Counterpoint’s long-term programme of research and advocacy on European populisms investigates this continuing trend.
The project ‘Recapturing Europe’s Reluctant Radicals’, supported by the Open Society Foundations, asks what kind of risks generate support for populist parties? And what risks do these parties pose in political, policy and economic terms? And what hope is there to tackle them?
Counterpoint works on populism not only because it is an important political trend, but also because it is a powerful lens for exploring the health and solidity of a country’s democratic institutions. Populism reveals much about how responsive and open a country’s political institutions are, how confident the citizenry is in its political system, and how accessible the society is to outsiders.
The research on this topic has tended to privilege the more radical aspects of these movements—both in terms of ideology as well as tactics and supporters. While preoccupation with radicalisation of this sort is understandable, it has tended to lead away from studying and countering right-wing populist parties effectively.
This project focuses on the reluctant, ‘soft’ support for xenophobic populism – those voters who turn to right-wing populist parties but are not necessarily committed supporters. These are the ‘reluctant radicals’. The project aims to understand what motivates these voters – and what mainstream parties need to do to win back their support.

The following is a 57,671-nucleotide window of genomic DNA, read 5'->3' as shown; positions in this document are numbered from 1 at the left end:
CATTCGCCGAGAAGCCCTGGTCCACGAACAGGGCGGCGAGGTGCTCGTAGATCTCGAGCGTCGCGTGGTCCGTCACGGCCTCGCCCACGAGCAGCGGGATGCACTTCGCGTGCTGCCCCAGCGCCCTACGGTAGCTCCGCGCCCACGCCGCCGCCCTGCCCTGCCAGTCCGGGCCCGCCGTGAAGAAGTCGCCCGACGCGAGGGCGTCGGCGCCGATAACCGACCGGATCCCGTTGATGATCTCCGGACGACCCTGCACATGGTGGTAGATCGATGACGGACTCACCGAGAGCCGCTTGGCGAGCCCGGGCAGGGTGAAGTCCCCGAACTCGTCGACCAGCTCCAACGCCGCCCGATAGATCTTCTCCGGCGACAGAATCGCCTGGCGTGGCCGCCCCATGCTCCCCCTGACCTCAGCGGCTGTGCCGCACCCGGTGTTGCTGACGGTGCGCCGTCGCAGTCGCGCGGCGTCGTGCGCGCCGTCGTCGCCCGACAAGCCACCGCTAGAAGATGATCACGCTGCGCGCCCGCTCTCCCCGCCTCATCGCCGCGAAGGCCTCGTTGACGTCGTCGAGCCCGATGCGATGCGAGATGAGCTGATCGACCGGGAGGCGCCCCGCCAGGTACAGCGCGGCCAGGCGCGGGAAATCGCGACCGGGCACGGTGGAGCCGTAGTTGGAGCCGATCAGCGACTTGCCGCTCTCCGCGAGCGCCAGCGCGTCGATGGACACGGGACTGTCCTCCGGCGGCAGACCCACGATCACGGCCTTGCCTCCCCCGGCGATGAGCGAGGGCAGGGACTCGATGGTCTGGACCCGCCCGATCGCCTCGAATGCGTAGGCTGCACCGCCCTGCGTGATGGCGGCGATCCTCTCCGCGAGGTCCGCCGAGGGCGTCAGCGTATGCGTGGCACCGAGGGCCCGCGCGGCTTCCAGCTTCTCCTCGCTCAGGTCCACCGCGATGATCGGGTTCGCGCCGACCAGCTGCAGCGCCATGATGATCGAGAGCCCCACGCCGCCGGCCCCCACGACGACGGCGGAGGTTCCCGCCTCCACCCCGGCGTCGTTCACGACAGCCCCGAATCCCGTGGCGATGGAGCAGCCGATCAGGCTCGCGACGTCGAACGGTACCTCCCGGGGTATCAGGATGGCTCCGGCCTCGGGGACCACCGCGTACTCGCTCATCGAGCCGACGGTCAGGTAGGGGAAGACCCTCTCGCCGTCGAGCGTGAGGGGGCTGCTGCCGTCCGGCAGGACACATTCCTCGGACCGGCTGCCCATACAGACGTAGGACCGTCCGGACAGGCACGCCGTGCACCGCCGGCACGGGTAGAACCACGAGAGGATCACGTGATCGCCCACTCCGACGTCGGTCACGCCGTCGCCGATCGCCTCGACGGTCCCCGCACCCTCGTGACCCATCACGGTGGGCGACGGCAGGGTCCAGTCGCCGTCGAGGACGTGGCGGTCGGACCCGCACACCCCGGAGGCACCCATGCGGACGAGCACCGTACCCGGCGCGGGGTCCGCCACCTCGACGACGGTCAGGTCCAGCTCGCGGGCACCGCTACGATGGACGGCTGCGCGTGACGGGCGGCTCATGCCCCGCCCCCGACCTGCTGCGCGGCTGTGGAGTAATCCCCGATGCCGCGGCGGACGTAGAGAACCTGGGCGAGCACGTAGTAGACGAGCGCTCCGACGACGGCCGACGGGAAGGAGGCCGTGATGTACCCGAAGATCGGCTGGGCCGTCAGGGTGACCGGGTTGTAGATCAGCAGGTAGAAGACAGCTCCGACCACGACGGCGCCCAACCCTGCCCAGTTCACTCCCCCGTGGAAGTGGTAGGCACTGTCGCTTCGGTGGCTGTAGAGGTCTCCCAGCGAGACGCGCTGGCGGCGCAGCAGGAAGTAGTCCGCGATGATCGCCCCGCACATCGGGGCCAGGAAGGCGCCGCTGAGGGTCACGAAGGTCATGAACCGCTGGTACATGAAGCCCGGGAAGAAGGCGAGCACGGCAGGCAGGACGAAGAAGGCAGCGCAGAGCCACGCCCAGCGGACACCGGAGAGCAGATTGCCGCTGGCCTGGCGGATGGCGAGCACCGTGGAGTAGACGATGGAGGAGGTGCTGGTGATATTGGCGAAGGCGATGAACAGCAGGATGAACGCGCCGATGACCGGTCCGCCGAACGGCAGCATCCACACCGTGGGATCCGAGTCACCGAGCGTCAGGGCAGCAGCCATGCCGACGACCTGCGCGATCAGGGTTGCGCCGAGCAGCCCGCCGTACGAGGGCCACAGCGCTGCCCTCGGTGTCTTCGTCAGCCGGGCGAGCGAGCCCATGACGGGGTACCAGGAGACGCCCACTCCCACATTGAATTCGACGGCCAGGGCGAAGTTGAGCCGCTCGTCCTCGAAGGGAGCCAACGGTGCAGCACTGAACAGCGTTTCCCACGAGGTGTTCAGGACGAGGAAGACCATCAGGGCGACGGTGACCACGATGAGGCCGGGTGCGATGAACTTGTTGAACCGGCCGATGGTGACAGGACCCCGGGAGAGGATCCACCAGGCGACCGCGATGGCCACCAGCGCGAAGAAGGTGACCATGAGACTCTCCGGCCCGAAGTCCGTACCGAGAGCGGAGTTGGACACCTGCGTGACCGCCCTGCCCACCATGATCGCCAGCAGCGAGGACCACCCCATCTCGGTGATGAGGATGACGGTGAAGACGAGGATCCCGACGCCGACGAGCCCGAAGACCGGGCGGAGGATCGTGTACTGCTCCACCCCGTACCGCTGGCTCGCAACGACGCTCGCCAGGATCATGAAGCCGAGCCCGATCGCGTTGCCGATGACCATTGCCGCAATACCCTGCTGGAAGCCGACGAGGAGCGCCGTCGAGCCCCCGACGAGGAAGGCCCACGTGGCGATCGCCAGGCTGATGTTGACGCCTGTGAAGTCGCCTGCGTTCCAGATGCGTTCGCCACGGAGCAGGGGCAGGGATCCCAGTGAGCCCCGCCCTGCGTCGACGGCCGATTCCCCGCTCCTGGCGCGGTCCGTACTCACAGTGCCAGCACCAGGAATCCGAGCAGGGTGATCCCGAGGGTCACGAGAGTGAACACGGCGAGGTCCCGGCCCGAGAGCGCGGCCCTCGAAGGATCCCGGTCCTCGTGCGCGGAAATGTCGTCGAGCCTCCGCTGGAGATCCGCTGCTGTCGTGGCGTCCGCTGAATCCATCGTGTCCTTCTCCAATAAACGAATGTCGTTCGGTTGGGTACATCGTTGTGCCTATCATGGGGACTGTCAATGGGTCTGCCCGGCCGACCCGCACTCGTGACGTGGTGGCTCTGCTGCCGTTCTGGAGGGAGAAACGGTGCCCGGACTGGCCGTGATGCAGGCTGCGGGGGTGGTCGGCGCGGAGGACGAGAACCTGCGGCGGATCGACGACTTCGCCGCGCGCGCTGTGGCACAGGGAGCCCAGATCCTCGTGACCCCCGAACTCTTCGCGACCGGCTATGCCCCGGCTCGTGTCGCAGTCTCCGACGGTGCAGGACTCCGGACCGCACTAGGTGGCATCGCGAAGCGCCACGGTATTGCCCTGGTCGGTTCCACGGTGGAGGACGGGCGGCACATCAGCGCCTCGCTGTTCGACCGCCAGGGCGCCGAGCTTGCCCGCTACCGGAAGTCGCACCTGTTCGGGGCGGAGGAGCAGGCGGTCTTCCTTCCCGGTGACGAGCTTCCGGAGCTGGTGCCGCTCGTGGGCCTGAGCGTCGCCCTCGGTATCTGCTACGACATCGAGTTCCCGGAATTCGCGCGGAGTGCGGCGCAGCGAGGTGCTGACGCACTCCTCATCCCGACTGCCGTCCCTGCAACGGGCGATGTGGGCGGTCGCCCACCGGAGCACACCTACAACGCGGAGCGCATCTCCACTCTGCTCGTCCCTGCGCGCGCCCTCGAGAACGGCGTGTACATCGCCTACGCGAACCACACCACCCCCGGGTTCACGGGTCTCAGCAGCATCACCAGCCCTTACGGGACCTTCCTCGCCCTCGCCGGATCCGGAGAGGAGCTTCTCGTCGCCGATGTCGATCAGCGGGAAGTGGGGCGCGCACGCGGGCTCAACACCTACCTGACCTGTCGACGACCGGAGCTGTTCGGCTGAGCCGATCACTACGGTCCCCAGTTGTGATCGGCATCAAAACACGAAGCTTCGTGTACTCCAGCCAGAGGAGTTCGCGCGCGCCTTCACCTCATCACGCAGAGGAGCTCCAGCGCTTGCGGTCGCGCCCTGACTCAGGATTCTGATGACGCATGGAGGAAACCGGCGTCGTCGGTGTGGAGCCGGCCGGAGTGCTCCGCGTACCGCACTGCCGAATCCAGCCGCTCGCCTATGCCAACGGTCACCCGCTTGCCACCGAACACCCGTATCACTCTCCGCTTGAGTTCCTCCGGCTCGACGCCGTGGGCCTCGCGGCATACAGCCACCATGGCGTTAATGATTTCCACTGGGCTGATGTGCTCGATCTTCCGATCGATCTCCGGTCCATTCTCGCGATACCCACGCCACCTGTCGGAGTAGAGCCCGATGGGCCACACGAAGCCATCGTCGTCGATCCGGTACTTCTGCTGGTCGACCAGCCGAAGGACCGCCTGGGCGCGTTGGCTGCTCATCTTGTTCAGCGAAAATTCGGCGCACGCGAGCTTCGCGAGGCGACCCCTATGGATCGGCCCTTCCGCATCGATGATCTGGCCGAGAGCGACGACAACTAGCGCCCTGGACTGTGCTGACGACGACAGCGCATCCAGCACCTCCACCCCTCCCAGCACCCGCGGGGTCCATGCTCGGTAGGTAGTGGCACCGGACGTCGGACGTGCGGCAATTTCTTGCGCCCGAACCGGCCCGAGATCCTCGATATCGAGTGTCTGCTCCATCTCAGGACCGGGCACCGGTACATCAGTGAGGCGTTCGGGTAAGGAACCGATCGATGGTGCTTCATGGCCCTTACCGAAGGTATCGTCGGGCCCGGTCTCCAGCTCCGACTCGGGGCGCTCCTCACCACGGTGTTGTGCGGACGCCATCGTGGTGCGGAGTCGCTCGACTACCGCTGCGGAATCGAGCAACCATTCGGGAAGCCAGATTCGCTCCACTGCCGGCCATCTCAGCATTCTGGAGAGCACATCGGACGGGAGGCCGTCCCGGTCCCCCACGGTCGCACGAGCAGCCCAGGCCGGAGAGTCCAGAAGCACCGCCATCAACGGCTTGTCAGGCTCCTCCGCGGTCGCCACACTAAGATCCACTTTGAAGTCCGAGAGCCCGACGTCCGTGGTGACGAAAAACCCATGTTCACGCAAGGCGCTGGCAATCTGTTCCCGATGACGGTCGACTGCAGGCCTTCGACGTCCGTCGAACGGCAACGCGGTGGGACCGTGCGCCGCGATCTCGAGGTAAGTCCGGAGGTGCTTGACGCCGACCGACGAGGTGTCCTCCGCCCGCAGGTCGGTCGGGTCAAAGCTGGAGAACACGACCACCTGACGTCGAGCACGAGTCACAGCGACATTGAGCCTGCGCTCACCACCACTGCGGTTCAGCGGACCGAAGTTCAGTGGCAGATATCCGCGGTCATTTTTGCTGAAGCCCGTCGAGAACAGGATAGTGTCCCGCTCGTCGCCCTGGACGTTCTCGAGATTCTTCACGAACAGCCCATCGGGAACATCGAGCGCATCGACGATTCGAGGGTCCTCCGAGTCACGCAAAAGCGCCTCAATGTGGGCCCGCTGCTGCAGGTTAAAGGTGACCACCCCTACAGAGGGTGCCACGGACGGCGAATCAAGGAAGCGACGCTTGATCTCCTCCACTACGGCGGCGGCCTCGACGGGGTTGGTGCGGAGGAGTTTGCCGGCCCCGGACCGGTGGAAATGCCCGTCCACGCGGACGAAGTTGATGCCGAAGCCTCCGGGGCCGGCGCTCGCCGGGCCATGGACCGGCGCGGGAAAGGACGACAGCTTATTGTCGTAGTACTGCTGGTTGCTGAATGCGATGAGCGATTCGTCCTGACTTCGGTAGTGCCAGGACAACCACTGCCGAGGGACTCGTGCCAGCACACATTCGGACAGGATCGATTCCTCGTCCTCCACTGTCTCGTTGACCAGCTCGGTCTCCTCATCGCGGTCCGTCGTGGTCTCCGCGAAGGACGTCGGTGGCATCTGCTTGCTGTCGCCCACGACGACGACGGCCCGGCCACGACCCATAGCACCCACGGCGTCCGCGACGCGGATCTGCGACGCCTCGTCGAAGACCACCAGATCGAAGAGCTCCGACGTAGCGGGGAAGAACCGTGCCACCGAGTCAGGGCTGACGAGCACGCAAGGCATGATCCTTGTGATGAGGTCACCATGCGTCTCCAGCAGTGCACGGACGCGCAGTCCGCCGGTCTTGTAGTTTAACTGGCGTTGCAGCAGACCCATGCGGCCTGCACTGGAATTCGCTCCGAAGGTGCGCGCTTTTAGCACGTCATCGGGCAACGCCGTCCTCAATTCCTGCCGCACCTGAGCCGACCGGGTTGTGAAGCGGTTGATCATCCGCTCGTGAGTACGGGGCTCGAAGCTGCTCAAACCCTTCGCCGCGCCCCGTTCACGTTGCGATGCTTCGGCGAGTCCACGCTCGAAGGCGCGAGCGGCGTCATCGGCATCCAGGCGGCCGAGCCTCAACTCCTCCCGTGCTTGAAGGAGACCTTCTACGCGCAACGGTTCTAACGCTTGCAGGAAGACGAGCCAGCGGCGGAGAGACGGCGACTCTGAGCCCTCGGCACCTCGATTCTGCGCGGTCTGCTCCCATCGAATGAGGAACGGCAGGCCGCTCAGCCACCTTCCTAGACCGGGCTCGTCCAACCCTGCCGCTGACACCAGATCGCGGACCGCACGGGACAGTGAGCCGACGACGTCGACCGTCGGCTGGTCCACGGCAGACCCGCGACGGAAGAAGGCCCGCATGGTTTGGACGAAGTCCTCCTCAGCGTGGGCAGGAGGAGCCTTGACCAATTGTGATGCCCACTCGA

‘Recapturing Europe’s Reluctant Radicals’ is a three stage project.
The first stage used quantitative analysis to investigate the socio-demographic characteristics and attitudes of the reluctant radicals across a series of European countries. This stage culminated in a report for mainstream politicians and policymakers on the motivations of the reluctant radicals and what they can do to address xenophobic populism. Our focus for the first stage was xenophobic populism on the right, but the project as whole looks at populism on both left and right.
The second stage of the project explored the country-specific contexts from which the reluctant radicals have emerged. Counterpoint has commissioned in-depth studies for ten countries, written by high-level experts, including academics, journalists and distinguished public figures. The studies aim to draw a picture of the local cultures, societies, feelings and perceptions, to complement our profiles of the reluctant radicals.
As part of the second stage of the project, we are currently launching the pamphlets across Europe. We have also partnered with the online magazine Open Democracy to release English excerpts of the pamphlets in advance of the full publications.
For the third stage of the project, building on the previous two stages, Counterpoint has partnered with organisations and institutions in Finland, France and the Netherlands to explore (through face-to-face interactions) the political realities and attitudes of citizens in each of these countries. This has enabled us to understand better the social, political and cultural contexts into which the reluctant radicals fit. Drawing on this detailed picture, Counterpoint and our partners prepared informed policy recommendations for politicians and policy-makers.
What part has the media played in the rise of populist politics and populist politicians in Europe? For many the media in its various...
There’s no denying it: UKIP’s rise in the past three years has been remarkable. In the 2010 general election, UKIP scored a measly 3...
Our upcoming workshop with FEPS on populist politics